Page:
Vodafone gets unexpected cash boost from stake in joint US venture

Shares poised to rise in London

stock might perform better than F1 team did @ w/e

Vodafone shares are expected to get a fillip when trading opens early today (14th May 2013), after the surprise news from New York last night that it has been handed a £2.1 billion windfall from its stake in joint US venture Verizon Wireless (VZW). The news came too late to impact the British operator’s stock price in London where shares had closed around a half per cent down on the day, settling at 193 pence.

The dividend, payable on June 25, will make it the third year running that Vodafone has benefited from a payout from its venture with Verizon Communications.

The news was all the more surprising because it was only recently that Verizon CEO Lowell McAdam told JP Morgan analysts that it would be a “lean year” for payouts from the wireless subsidiary, if only because he wanted to reduce corporate debt instead.

Many industry watchers took that as a sign there would be no dividend, at the same time seeing it as further evidence of how Verizon was trying to pressure Vodafone out of its 45 per cent stake.

But another interpretation could be that now, by paying the dividend, Verizon has been able to boost its own coffers as it seeks to raise enough cash to wrest Vodafone’s share of the wireless business.

Since it was was formed in April 2000, VZW it has proved to be something of a cash cow, growing into the USA’s largest wireless carrier with around 99 million subscribers.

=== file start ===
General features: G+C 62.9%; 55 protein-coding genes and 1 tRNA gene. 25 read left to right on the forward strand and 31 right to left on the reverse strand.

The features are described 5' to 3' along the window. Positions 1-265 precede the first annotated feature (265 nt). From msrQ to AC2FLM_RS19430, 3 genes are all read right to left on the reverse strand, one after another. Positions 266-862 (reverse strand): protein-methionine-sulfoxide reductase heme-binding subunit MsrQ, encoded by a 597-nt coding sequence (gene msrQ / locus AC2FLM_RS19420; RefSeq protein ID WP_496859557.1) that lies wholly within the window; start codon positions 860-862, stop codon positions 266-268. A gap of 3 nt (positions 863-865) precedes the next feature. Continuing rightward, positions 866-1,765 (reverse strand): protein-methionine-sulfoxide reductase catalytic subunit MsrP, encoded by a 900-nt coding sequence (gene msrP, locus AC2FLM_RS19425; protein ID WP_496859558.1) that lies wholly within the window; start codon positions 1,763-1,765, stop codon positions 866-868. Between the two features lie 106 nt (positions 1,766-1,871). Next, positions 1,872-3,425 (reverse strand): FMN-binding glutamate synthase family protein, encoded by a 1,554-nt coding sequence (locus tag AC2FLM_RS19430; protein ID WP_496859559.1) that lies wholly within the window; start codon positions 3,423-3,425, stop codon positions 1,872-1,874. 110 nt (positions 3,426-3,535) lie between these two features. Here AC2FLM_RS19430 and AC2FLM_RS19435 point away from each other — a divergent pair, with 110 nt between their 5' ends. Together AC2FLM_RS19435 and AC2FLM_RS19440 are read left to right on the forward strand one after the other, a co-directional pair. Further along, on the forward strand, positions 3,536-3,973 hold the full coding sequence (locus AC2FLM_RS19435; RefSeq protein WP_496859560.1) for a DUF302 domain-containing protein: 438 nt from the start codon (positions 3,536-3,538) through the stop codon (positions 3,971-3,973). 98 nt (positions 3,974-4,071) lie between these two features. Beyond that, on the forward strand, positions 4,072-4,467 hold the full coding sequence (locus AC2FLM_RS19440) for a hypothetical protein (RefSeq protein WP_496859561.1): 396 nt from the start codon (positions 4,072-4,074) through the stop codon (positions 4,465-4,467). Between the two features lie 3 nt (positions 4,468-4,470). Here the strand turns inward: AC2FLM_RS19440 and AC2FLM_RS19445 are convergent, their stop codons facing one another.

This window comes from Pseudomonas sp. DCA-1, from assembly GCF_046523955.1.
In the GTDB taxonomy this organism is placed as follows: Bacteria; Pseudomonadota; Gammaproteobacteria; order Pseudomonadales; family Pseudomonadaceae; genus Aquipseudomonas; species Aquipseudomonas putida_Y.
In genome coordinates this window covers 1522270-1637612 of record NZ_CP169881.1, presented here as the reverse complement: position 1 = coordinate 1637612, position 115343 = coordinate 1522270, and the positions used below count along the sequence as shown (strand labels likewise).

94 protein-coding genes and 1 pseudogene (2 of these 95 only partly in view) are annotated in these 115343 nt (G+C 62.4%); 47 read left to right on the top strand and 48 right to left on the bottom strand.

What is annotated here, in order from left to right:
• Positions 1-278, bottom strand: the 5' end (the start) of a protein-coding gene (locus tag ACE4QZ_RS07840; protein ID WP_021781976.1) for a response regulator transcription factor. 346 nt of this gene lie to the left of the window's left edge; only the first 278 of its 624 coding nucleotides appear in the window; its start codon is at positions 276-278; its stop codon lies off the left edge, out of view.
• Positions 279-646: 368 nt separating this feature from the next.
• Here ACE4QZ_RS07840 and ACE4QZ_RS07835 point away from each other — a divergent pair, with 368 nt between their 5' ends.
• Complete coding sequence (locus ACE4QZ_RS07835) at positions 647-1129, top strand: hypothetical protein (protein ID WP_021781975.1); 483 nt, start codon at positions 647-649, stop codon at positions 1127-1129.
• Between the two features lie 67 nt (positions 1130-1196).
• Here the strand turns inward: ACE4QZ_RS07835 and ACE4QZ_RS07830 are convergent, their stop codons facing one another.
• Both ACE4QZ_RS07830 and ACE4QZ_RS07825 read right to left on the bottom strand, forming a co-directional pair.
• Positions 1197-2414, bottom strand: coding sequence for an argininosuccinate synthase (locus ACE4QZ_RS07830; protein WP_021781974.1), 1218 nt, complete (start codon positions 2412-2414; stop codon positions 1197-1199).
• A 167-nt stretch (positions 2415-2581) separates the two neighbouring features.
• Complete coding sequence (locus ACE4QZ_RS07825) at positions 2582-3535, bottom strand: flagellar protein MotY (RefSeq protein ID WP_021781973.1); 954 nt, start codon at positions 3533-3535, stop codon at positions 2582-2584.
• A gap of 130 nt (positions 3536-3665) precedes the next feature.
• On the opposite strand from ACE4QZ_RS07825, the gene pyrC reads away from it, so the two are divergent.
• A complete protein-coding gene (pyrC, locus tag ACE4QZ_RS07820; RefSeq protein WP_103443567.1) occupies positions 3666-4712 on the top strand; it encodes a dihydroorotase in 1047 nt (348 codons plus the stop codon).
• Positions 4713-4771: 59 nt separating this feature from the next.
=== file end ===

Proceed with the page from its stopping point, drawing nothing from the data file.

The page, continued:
Verizon Communications, as the main parent, is desperate to gain full control and is thought to be putting together a $100 billion war chest to acquire Vodafone’s stake, though the UK carrier is believed to be demanding a third as much again.

In New York last night (13th May 2013), Verizon shares rose slightly in late trade to $53 after closing at $52.55.

Vodafone will announce next Tuesday (21st May 2013) what it intends to do with its latest cash boost when it also unveils its preliminary results, though news of the windfall alone is expected to lead to its stock rising when London trading resumes this morning.

FOOTNOTE: Contrary to expectations, Vodafone’s share price dipped slightly in London today, as the market interpreted the dividend as a possible sign that a major, buy-out deal was no longer imminent. Investors will also have to wait for a week before they know how much of the windfall, if any, will be passed on. Two years ago, Vodafone got a $4.5 billion (£2.8 billion) dividend from VZW (paid in Jan 2012), of which it paid £2 billion out as a special dividend.
With 48,847 million Vodafone shares outstanding, investors could be in line for a special bonus of 4.3 pence per share if all the VZW dividend were to be distributed.

About Dave Evans

Dave Evans was a long established commentator on both the IT and cellular industries. His last focus was on share price trends within the sector. He passed away in September [2014].
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